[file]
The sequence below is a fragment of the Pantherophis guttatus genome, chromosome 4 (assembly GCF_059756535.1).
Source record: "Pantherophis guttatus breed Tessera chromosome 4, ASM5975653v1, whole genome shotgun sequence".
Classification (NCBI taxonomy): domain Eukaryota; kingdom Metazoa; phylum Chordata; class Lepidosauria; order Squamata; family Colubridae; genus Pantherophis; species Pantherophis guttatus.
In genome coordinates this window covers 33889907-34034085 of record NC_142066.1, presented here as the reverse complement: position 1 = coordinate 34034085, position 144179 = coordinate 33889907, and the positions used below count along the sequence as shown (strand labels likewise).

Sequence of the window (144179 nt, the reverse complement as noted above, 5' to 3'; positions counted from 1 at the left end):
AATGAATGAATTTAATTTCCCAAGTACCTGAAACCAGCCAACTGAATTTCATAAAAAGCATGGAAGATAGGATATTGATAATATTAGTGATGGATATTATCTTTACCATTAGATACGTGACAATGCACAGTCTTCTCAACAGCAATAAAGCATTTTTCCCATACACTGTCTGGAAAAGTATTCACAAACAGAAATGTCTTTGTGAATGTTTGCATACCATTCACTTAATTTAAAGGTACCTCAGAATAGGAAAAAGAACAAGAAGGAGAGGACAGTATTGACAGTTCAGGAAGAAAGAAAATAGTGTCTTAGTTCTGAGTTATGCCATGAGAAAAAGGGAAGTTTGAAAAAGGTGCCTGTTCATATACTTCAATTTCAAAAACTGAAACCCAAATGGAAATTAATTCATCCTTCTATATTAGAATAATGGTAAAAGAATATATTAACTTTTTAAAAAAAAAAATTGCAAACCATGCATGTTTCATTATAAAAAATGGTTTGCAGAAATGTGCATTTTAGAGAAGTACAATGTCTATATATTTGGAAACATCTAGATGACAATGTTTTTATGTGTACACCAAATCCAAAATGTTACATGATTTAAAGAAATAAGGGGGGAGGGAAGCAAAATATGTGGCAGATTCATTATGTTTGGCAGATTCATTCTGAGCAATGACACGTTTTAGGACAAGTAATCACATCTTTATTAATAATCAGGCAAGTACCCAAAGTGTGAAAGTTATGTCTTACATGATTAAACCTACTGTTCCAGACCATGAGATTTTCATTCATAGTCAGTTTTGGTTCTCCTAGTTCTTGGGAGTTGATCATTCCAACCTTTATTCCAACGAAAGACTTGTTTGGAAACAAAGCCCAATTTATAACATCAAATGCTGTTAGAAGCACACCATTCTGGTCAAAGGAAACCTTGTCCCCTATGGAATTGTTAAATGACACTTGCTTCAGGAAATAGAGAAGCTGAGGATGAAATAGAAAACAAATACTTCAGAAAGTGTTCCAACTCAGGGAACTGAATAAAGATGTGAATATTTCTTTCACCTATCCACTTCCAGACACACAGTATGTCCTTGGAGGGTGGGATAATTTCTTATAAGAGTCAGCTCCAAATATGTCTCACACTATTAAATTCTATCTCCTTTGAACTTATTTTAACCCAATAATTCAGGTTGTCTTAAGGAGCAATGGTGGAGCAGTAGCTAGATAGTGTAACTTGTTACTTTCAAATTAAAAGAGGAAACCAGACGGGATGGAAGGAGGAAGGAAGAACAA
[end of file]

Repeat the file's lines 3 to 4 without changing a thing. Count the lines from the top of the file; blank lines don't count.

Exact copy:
Classification (NCBI taxonomy): domain Eukaryota; kingdom Metazoa; phylum Chordata; class Lepidosauria; order Squamata; family Colubridae; genus Pantherophis; species Pantherophis guttatus.
In genome coordinates this window covers 33889907-34034085 of record NC_142066.1, presented here as the reverse complement: position 1 = coordinate 34034085, position 144179 = coordinate 33889907, and the positions used below count along the sequence as shown (strand labels likewise).